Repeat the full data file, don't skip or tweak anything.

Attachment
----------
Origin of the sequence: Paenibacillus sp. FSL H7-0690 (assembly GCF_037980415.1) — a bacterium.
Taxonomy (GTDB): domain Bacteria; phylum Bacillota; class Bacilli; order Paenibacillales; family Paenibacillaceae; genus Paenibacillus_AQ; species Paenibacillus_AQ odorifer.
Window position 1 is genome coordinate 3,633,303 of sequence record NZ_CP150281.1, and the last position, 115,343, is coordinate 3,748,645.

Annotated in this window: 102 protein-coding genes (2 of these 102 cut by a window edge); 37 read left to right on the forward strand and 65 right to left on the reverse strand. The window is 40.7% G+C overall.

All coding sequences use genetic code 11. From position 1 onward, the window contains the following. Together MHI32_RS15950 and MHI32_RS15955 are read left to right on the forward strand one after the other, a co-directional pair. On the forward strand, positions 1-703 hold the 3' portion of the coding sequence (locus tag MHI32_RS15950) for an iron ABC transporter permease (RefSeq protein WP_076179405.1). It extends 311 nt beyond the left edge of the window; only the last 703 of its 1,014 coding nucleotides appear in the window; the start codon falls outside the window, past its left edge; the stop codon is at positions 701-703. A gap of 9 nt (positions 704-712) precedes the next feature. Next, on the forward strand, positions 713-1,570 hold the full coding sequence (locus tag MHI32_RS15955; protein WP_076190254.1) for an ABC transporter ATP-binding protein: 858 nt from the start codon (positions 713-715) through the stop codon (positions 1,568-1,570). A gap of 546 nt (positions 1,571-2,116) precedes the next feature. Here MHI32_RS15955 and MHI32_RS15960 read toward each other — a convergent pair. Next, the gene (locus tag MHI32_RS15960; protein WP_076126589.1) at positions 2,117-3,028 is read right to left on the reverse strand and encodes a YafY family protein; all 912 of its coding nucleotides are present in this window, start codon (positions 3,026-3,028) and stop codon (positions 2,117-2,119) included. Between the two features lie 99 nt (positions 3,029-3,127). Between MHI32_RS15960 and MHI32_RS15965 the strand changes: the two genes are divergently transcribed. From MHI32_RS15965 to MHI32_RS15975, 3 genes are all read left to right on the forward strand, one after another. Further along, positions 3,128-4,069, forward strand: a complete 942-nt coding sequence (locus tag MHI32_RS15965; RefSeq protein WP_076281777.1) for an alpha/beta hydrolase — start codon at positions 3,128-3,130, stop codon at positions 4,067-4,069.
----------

Origin of the sequence: Paenibacillus sp. FSL H7-0690 (assembly GCF_037980415.1) — a bacterium.
Taxonomy (GTDB): domain Bacteria; phylum Bacillota; class Bacilli; order Paenibacillales; family Paenibacillaceae; genus Paenibacillus_AQ; species Paenibacillus_AQ odorifer.
Window position 1 is genome coordinate 3,633,303 of sequence record NZ_CP150281.1, and the last position, 115,343, is coordinate 3,748,645.

Annotated in this window: 102 protein-coding genes (2 of these 102 cut by a window edge); 37 read left to right on the forward strand and 65 right to left on the reverse strand. The window is 40.7% G+C overall.

All coding sequences use genetic code 11. From position 1 onward, the window contains the following. Together MHI32_RS15950 and MHI32_RS15955 are read left to right on the forward strand one after the other, a co-directional pair. On the forward strand, positions 1-703 hold the 3' portion of the coding sequence (locus tag MHI32_RS15950) for an iron ABC transporter permease (RefSeq protein WP_076179405.1). It extends 311 nt beyond the left edge of the window; only the last 703 of its 1,014 coding nucleotides appear in the window; the start codon falls outside the window, past its left edge; the stop codon is at positions 701-703. A gap of 9 nt (positions 704-712) precedes the next feature. Next, on the forward strand, positions 713-1,570 hold the full coding sequence (locus tag MHI32_RS15955; protein WP_076190254.1) for an ABC transporter ATP-binding protein: 858 nt from the start codon (positions 713-715) through the stop codon (positions 1,568-1,570). A gap of 546 nt (positions 1,571-2,116) precedes the next feature. Here MHI32_RS15955 and MHI32_RS15960 read toward each other — a convergent pair. Next, the gene (locus tag MHI32_RS15960; protein WP_076126589.1) at positions 2,117-3,028 is read right to left on the reverse strand and encodes a YafY family protein; all 912 of its coding nucleotides are present in this window, start codon (positions 3,026-3,028) and stop codon (positions 2,117-2,119) included. Between the two features lie 99 nt (positions 3,029-3,127). Between MHI32_RS15960 and MHI32_RS15965 the strand changes: the two genes are divergently transcribed. From MHI32_RS15965 to MHI32_RS15975, 3 genes are all read left to right on the forward strand, one after another. Further along, positions 3,128-4,069, forward strand: a complete 942-nt coding sequence (locus tag MHI32_RS15965; RefSeq protein WP_076281777.1) for an alpha/beta hydrolase — start codon at positions 3,128-3,130, stop codon at positions 4,067-4,069.